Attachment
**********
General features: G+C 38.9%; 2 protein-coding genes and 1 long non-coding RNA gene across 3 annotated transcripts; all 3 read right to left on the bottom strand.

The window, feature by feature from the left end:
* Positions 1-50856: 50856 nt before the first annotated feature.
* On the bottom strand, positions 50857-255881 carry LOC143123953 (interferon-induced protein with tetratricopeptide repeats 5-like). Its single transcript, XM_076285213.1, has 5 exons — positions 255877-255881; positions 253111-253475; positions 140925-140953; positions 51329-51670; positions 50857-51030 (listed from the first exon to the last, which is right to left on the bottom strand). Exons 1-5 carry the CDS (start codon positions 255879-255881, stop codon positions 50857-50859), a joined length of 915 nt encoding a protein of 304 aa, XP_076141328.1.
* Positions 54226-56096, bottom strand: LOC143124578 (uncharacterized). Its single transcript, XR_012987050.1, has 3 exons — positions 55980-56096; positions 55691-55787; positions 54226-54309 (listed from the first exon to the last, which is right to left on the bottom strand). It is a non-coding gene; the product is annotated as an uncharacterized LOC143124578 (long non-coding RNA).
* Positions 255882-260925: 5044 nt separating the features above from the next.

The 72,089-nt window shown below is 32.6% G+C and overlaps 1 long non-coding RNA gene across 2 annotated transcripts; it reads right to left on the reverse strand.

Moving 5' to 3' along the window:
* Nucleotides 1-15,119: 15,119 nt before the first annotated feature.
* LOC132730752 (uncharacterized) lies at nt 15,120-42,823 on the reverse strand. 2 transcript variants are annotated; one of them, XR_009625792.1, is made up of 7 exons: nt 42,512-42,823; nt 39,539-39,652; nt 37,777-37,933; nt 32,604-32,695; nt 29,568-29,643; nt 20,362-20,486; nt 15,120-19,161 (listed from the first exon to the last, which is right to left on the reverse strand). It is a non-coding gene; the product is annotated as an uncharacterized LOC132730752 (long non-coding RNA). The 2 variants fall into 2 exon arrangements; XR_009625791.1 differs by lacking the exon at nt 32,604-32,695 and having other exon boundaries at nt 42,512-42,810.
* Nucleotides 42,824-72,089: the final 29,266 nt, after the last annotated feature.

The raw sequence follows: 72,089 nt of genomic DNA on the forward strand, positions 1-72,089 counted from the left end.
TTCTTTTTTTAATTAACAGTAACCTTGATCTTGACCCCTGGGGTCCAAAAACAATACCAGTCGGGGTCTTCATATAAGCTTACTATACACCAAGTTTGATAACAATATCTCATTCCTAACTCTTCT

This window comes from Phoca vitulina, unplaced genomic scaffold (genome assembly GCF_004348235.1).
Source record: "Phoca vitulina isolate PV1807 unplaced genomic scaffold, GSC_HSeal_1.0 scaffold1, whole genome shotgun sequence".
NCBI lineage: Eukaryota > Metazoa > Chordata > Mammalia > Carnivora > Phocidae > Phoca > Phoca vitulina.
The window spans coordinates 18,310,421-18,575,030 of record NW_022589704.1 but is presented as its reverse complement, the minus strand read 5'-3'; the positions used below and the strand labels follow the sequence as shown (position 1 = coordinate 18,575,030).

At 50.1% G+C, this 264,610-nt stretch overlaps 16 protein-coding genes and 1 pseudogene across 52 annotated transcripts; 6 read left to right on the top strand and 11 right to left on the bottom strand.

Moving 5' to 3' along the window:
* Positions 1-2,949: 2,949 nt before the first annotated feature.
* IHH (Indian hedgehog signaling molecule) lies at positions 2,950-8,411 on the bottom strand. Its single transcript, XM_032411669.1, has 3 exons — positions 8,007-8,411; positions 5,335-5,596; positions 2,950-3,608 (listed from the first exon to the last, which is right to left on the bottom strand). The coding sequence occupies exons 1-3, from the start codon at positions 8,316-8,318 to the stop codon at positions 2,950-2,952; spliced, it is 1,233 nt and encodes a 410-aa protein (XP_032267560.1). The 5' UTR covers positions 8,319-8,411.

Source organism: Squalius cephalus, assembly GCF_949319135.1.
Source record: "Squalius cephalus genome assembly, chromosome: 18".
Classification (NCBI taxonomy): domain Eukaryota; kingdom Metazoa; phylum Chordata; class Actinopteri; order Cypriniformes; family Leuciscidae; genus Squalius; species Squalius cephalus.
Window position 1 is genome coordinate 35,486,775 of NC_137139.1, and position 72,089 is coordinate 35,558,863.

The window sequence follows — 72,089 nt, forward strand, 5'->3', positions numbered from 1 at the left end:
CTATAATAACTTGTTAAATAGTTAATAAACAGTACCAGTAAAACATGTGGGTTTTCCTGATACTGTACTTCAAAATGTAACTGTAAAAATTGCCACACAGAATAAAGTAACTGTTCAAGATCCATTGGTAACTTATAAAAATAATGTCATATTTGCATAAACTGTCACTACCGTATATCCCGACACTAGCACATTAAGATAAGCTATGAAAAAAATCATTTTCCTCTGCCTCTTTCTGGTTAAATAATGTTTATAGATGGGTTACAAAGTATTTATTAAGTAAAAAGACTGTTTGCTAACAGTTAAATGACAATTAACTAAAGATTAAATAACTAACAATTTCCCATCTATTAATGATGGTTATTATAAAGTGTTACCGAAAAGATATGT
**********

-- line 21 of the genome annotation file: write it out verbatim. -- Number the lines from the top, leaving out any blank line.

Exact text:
* IHH (Indian hedgehog signaling molecule) lies at positions 2,950-8,411 on the bottom strand. Its single transcript, XM_032411669.1, has 3 exons — positions 8,007-8,411; positions 5,335-5,596; positions 2,950-3,608 (listed from the first exon to the last, which is right to left on the bottom strand). The coding sequence occupies exons 1-3, from the start codon at positions 8,316-8,318 to the stop codon at positions 2,950-2,952; spliced, it is 1,233 nt and encodes a 410-aa protein (XP_032267560.1). The 5' UTR covers positions 8,319-8,411.